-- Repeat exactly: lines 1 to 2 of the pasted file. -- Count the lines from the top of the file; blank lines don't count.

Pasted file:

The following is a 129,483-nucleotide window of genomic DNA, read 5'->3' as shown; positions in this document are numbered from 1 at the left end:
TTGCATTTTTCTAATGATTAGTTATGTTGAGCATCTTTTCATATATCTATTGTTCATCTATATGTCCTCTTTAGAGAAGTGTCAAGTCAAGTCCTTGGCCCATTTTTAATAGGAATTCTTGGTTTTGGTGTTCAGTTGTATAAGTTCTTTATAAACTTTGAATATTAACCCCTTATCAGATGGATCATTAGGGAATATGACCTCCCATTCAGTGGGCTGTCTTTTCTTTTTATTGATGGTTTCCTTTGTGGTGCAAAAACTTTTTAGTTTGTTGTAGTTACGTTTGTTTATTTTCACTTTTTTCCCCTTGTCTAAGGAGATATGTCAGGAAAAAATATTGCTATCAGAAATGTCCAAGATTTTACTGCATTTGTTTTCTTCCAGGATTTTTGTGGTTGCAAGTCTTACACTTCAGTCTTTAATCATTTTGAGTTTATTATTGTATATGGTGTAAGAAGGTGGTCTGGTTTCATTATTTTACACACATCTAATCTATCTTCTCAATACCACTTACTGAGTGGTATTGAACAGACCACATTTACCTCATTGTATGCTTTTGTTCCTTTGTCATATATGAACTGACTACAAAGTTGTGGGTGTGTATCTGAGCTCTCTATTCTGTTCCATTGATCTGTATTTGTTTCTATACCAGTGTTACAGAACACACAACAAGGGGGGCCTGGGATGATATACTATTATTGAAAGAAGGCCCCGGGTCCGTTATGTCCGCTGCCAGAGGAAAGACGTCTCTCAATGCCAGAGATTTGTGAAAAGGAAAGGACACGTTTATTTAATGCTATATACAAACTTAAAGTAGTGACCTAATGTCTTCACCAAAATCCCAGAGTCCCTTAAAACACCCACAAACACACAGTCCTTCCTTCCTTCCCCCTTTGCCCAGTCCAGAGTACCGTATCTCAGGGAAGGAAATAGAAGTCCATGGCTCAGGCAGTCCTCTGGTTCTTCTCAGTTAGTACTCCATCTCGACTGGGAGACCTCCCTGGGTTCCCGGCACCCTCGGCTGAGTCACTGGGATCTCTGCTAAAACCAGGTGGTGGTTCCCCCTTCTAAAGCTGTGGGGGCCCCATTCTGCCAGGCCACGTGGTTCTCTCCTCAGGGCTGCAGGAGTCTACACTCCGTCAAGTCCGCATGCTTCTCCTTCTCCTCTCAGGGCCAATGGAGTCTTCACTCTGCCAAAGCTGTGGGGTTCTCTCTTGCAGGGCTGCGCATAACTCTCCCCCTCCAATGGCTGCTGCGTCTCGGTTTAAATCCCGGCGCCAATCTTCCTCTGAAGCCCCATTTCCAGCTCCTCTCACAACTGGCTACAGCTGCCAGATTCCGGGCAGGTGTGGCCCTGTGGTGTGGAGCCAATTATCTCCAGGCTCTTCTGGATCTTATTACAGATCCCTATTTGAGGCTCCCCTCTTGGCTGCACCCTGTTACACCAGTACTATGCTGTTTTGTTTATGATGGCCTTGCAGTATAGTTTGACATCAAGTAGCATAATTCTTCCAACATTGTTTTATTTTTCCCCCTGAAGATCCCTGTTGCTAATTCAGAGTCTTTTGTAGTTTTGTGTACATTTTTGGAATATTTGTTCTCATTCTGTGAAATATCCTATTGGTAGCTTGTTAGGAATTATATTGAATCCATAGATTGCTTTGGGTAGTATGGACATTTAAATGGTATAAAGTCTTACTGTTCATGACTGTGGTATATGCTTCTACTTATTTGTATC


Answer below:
The following is a 129,483-nucleotide window of genomic DNA, read 5'->3' as shown; positions in this document are numbered from 1 at the left end:
TTGCATTTTTCTAATGATTAGTTATGTTGAGCATCTTTTCATATATCTATTGTTCATCTATATGTCCTCTTTAGAGAAGTGTCAAGTCAAGTCCTTGGCCCATTTTTAATAGGAATTCTTGGTTTTGGTGTTCAGTTGTATAAGTTCTTTATAAACTTTGAATATTAACCCCTTATCAGATGGATCATTAGGGAATATGACCTCCCATTCAGTGGGCTGTCTTTTCTTTTTATTGATGGTTTCCTTTGTGGTGCAAAAACTTTTTAGTTTGTTGTAGTTACGTTTGTTTATTTTCACTTTTTTCCCCTTGTCTAAGGAGATATGTCAGGAAAAAATATTGCTATCAGAAATGTCCAAGATTTTACTGCATTTGTTTTCTTCCAGGATTTTTGTGGTTGCAAGTCTTACACTTCAGTCTTTAATCATTTTGAGTTTATTATTGTATATGGTGTAAGAAGGTGGTCTGGTTTCATTATTTTACACACATCTAATCTATCTTCTCAATACCACTTACTGAGTGGTATTGAACAGACCACATTTACCTCATTGTATGCTTTTGTTCCTTTGTCATATATGAACTGACTACAAAGTTGTGGGTGTGTATCTGAGCTCTCTATTCTGTTCCATTGATCTGTATTTGTTTCTATACCAGTGTTACAGAACACACAACAAGGGGGGCCTGGGATGATATACTATTATTGAAAGAAGGCCCCGGGTCCGTTATGTCCGCTGCCAGAGGAAAGACGTCTCTCAATGCCAGAGATTTGTGAAAAGGAAAGGACACGTTTATTTAATGCTATATACAAACTTAAAGTAGTGACCTAATGTCTTCACCAAAATCCCAGAGTCCCTTAAAACACCCACAAACACACAGTCCTTCCTTCCTTCCCCCTTTGCCCAGTCCAGAGTACCGTATCTCAGGGAAGGAAATAGAAGTCCATGGCTCAGGCAGTCCTCTGGTTCTTCTCAGTTAGTACTCCATCTCGACTGGGAGACCTCCCTGGGTTCCCGGCACCCTCGGCTGAGTCACTGGGATCTCTGCTAAAACCAGGTGGTGGTTCCCCCTTCTAAAGCTGTGGGGGCCCCATTCTGCCAGGCCACGTGGTTCTCTCCTCAGGGCTGCAGGAGTCTACACTCCGTCAAGTCCGCATGCTTCTCCTTCTCCTCTCAGGGCCAATGGAGTCTTCACTCTGCCAAAGCTGTGGGGTTCTCTCTTGCAGGGCTGCGCATAACTCTCCCCCTCCAATGGCTGCTGCGTCTCGGTTTAAATCCCGGCGCCAATCTTCCTCTGAAGCCCCATTTCCAGCTCCTCTCACAACTGGCTACAGCTGCCAGATTCCGGGCAGGTGTGGCCCTGTGGTGTGGAGCCAATTATCTCCAGGCTCTTCTGGATCTTATTACAGATCCCTATTTGAGGCTCCCCTCTTGGCTGCACCCTGTTACACCAGTACTATGCTGTTTTGTTTATGATGGCCTTGCAGTATAGTTTGACATCAAGTAGCATAATTCTTCCAACATTGTTTTATTTTTCCCCCTGAAGATCCCTGTTGCTAATTCAGAGTCTTTTGTAGTTTTGTGTACATTTTTGGAATATTTGTTCTCATTCTGTGAAATATCCTATTGGTAGCTTGTTAGGAATTATATTGAATCCATAGATTGCTTTGGGTAGTATGGACATTTAAATGGTATAAAGTCTTACTGTTCATGACTGTGGTATATGCTTCTACTTATTTGTATC